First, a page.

Two experimental therapies might help manage the inflammatory bowel disorder Crohn's disease, if this early research pans out.
In one study, researchers found that a fecal transplant -- stool samples taken from a healthy donor -- seemed to send Crohn's symptoms into remission in seven of nine children treated.
In another, a separate research team showed that stem cells can have lasting benefits for a serious Crohn's complication called fistula.
According to the Crohn's & Colitis Foundation, up to 700,000 Americans have Crohn's -- a chronic inflammatory disease that causes abdominal cramps, diarrhea, constipation and rectal bleeding. It arises when the immune system mistakenly attacks the lining of the digestive tract.
A number of drugs are available to treat Crohn's, including drugs called biologics, which block certain immune-system proteins.
But fecal transplants take a different approach, explained Dr. David Suskind, a gastroenterologist at Seattle Children's Hospital who led the new study.
Instead of suppressing the immune system, he said, the transplants alter the environment that the immune system is reacting against: the "microbiome," which refers to the trillions of bacteria that dwell in the gut.
Like the name implies, a fecal transplant involves transferring stool from a donor into a Crohn's patient's digestive tract. The idea is to change the bacterial composition of the gut, and hopefully quiet the inflammation that causes symptoms.
And for most kids in the new study, it seemed to work. Within two weeks, seven of nine children were showing few to no Crohn's symptoms. Five were still in remission after 12 weeks, with no additional therapy, the researchers reported in a recent issue of the journal Inflammatory Bowel Diseases.
Fecal transplants are not yet approved for treating Crohn's, Suskind said.
They are, however, sometimes used to treat a gastrointestinal infection called C. difficile -- with "astounding success," said Dr. Arun Swaminath, who directs the inflammatory bowel disease program at Lenox Hill Hospital in New York City.
So it's "logical" to study the therapy for Crohn's, according to Swaminath, who was not involved in the new research.
He said the new findings are "encouraging," but also limited -- partly because there was no comparison group that did not get a fecal transplant.
"We don't know how many patients would have spontaneously gone into remission in this time," Swaminath explained.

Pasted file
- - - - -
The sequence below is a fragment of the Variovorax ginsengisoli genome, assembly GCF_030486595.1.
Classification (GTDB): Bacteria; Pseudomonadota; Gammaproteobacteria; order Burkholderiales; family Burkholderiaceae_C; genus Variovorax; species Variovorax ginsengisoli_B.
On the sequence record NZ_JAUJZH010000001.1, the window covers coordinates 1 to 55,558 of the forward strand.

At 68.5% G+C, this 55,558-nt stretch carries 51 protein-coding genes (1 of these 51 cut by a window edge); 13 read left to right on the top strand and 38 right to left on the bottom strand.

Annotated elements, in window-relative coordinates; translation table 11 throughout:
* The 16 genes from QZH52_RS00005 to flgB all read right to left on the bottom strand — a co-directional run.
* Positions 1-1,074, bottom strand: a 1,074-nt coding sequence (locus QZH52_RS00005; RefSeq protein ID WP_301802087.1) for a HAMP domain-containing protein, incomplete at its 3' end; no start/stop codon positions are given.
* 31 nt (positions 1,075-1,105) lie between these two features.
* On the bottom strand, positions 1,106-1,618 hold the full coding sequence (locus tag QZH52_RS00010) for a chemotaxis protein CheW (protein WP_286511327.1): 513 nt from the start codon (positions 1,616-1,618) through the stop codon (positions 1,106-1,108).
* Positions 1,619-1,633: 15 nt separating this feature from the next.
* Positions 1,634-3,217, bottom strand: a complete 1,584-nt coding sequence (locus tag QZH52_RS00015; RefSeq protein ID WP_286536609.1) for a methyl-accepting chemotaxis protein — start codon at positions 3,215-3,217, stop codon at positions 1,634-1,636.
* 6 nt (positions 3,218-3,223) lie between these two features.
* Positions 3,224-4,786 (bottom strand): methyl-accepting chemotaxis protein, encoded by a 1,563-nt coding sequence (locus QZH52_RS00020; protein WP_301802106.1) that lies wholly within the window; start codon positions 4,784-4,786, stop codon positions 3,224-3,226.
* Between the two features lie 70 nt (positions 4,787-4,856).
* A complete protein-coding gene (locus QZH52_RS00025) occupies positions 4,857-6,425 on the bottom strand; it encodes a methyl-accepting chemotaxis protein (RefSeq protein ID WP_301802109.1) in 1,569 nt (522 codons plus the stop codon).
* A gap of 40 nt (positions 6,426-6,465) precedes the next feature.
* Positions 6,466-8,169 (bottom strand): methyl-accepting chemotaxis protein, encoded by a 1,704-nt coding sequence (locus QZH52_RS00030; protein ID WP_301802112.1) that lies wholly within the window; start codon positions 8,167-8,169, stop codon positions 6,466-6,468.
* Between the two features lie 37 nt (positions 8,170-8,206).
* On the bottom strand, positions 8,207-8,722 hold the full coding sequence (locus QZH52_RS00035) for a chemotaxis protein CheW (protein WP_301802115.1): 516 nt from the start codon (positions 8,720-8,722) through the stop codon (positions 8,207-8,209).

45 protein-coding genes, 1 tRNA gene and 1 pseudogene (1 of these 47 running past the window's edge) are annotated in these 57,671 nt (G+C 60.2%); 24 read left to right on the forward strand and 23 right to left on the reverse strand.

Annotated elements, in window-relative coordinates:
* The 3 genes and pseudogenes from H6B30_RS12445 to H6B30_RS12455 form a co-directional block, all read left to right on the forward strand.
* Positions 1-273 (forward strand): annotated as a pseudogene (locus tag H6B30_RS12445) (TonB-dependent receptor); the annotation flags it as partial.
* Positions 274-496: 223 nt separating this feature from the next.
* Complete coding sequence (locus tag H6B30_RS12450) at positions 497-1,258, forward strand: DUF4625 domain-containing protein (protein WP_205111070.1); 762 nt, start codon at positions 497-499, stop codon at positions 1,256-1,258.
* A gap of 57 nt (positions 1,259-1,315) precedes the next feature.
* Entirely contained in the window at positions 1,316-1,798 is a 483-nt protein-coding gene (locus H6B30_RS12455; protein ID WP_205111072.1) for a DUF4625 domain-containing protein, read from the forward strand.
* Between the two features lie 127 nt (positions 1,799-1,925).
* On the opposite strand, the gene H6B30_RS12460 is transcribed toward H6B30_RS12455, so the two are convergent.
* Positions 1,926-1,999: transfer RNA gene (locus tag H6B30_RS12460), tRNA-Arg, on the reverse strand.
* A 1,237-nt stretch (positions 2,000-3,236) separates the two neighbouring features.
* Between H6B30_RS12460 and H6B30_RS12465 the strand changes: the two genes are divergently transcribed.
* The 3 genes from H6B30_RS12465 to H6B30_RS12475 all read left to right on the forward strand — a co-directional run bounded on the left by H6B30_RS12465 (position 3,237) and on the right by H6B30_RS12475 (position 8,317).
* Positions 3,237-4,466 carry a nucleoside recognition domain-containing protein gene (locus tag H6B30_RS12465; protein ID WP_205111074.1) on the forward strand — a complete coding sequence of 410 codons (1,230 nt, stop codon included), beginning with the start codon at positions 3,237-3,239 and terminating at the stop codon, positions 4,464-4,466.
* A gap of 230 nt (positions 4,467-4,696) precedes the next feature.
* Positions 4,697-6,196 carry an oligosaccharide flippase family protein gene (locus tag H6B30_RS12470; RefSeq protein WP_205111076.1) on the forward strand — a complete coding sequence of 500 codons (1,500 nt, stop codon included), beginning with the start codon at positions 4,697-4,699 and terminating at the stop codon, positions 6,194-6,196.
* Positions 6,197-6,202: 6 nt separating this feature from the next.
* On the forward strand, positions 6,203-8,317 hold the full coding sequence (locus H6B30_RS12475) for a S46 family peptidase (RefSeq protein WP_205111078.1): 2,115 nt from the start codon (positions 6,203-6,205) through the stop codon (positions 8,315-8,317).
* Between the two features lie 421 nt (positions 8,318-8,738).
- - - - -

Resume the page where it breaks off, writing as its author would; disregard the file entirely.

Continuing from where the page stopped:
Suskind agreed that the findings are only preliminary, and his team is conducting a trial that includes children who do not receive a transplant.
"The preliminary data is promising," Suskind said. "But research into how to manipulate the intestinal microbiome is still young. There are many things we don't understand yet."
It's possible, according to Suskind, that for some Crohn's patients, one fecal transplant could quickly alter the gut microbiome, and from there on, a careful diet could help maintain the benefit.
But much more work is needed to see how "durable" one transplant is, said Dr. Dana Lukin, a gastroenterologist at Montefiore Medical Center in New York City.
Lukin also questioned whether any benefits in children would translate to adults, who likely have a more "diverse" microbiome than kids. Still, he called the early results "promising."
In the other study, researchers in Korea used stem cells to try to repair a serious complication of Crohn's: fistulas. Fistulas are tunnels that connect one loop of intestine to another, or that run beyond the intestines, connecting to the bladder or skin, for example.
The current treatments for fistulas -- antibiotics, biologic drugs, "glues" and surgery -- rarely banish the problem, Swaminath said.
So these researchers, led by Dr. Chang Sik Yu, tried a new approach: They took stem cells from the patient's own fat tissue, then injected the cells, combined with glue, into the fistula during surgery.
Of 36 patients who were followed for two years, 75 percent were still doing well, with the fistula completely closed, Yu's team reported in the journal Stem Cells Translational Medicine.
Again, the study had no comparison group, Swaminath cautioned.
"But historically," he said, "the best data is about 36 percent remission at one year. So the current study shows a stunning improvement on that."
Lukin agreed that the early results are "impressive," and warrant a larger trial.
Lukin added, though, that even if a big study confirms the stem cell therapy is safe and effective, it requires "specialized techniques" and expertise. So its use in the real world will be limited in the near future.